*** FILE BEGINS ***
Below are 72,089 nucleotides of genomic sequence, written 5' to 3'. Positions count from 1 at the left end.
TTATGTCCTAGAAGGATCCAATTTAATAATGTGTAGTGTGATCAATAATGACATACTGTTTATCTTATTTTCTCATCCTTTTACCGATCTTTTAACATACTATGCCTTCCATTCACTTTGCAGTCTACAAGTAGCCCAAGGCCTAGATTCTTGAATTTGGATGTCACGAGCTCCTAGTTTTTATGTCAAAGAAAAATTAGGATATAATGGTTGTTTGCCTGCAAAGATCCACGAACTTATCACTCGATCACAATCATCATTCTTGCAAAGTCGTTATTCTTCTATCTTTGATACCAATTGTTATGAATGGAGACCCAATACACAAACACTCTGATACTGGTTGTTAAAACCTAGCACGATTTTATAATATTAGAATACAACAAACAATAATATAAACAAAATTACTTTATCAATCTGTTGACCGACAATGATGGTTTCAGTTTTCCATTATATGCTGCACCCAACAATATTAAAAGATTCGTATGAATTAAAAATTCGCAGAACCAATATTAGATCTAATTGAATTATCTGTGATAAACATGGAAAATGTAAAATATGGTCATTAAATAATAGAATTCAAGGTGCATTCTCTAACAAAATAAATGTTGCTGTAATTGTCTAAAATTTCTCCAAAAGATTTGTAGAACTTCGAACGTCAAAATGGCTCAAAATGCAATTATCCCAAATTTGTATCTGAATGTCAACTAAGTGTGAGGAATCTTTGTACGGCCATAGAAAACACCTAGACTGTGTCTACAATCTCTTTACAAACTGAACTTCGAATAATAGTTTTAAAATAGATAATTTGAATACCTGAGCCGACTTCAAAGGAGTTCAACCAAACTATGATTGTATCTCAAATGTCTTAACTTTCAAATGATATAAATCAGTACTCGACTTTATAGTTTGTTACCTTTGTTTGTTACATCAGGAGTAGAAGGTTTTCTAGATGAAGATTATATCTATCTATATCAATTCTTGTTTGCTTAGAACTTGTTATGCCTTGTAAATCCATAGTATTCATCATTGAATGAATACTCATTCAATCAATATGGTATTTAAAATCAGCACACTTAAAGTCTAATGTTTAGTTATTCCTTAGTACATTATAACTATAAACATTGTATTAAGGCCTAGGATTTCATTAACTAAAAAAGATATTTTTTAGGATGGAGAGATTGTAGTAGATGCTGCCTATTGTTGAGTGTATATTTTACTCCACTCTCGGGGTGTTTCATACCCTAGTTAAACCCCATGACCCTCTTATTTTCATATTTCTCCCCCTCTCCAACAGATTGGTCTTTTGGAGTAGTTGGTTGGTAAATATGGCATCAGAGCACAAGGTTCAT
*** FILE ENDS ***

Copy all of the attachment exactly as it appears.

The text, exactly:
Below are 72,089 nucleotides of genomic sequence, written 5' to 3'. Positions count from 1 at the left end.
TTATGTCCTAGAAGGATCCAATTTAATAATGTGTAGTGTGATCAATAATGACATACTGTTTATCTTATTTTCTCATCCTTTTACCGATCTTTTAACATACTATGCCTTCCATTCACTTTGCAGTCTACAAGTAGCCCAAGGCCTAGATTCTTGAATTTGGATGTCACGAGCTCCTAGTTTTTATGTCAAAGAAAAATTAGGATATAATGGTTGTTTGCCTGCAAAGATCCACGAACTTATCACTCGATCACAATCATCATTCTTGCAAAGTCGTTATTCTTCTATCTTTGATACCAATTGTTATGAATGGAGACCCAATACACAAACACTCTGATACTGGTTGTTAAAACCTAGCACGATTTTATAATATTAGAATACAACAAACAATAATATAAACAAAATTACTTTATCAATCTGTTGACCGACAATGATGGTTTCAGTTTTCCATTATATGCTGCACCCAACAATATTAAAAGATTCGTATGAATTAAAAATTCGCAGAACCAATATTAGATCTAATTGAATTATCTGTGATAAACATGGAAAATGTAAAATATGGTCATTAAATAATAGAATTCAAGGTGCATTCTCTAACAAAATAAATGTTGCTGTAATTGTCTAAAATTTCTCCAAAAGATTTGTAGAACTTCGAACGTCAAAATGGCTCAAAATGCAATTATCCCAAATTTGTATCTGAATGTCAACTAAGTGTGAGGAATCTTTGTACGGCCATAGAAAACACCTAGACTGTGTCTACAATCTCTTTACAAACTGAACTTCGAATAATAGTTTTAAAATAGATAATTTGAATACCTGAGCCGACTTCAAAGGAGTTCAACCAAACTATGATTGTATCTCAAATGTCTTAACTTTCAAATGATATAAATCAGTACTCGACTTTATAGTTTGTTACCTTTGTTTGTTACATCAGGAGTAGAAGGTTTTCTAGATGAAGATTATATCTATCTATATCAATTCTTGTTTGCTTAGAACTTGTTATGCCTTGTAAATCCATAGTATTCATCATTGAATGAATACTCATTCAATCAATATGGTATTTAAAATCAGCACACTTAAAGTCTAATGTTTAGTTATTCCTTAGTACATTATAACTATAAACATTGTATTAAGGCCTAGGATTTCATTAACTAAAAAAGATATTTTTTAGGATGGAGAGATTGTAGTAGATGCTGCCTATTGTTGAGTGTATATTTTACTCCACTCTCGGGGTGTTTCATACCCTAGTTAAACCCCATGACCCTCTTATTTTCATATTTCTCCCCCTCTCCAACAGATTGGTCTTTTGGAGTAGTTGGTTGGTAAATATGGCATCAGAGCACAAGGTTCAT